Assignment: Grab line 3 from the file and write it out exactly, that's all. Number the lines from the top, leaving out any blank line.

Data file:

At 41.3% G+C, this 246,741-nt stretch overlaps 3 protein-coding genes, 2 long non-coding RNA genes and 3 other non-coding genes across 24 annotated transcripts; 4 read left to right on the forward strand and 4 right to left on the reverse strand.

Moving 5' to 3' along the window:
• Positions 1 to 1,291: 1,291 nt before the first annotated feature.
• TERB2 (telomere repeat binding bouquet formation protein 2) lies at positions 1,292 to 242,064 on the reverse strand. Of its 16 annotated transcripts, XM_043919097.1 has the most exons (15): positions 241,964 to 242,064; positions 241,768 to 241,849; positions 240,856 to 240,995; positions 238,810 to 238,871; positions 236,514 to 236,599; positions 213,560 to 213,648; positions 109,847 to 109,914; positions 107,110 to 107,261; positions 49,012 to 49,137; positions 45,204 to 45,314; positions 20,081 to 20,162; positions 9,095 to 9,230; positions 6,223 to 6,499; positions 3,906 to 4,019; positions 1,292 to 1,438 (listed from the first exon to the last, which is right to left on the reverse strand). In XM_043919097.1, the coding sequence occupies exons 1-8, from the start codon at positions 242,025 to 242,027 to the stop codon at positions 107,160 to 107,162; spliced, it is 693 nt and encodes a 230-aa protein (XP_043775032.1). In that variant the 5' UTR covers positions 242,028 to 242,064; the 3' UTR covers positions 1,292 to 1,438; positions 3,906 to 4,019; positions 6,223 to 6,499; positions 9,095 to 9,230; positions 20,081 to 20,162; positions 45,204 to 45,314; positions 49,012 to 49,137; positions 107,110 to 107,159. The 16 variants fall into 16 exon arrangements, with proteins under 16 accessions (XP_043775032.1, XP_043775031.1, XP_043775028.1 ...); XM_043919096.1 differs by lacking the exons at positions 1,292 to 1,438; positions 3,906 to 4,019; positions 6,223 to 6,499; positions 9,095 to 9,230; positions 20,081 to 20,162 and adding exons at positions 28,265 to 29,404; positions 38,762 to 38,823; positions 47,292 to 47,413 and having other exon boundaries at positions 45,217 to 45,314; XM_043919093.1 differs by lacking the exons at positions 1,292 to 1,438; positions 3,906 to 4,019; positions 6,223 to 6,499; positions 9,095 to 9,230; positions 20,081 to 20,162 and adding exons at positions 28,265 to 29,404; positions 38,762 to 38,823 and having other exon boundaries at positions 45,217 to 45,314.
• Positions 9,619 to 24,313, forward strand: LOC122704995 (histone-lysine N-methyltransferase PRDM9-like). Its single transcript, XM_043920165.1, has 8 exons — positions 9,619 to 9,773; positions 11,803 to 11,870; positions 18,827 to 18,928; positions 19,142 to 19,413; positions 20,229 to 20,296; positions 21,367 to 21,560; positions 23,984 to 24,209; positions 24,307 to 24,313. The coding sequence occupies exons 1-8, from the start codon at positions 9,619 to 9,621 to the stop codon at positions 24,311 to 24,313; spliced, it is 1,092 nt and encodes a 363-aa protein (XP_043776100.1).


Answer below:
• Positions 1 to 1,291: 1,291 nt before the first annotated feature.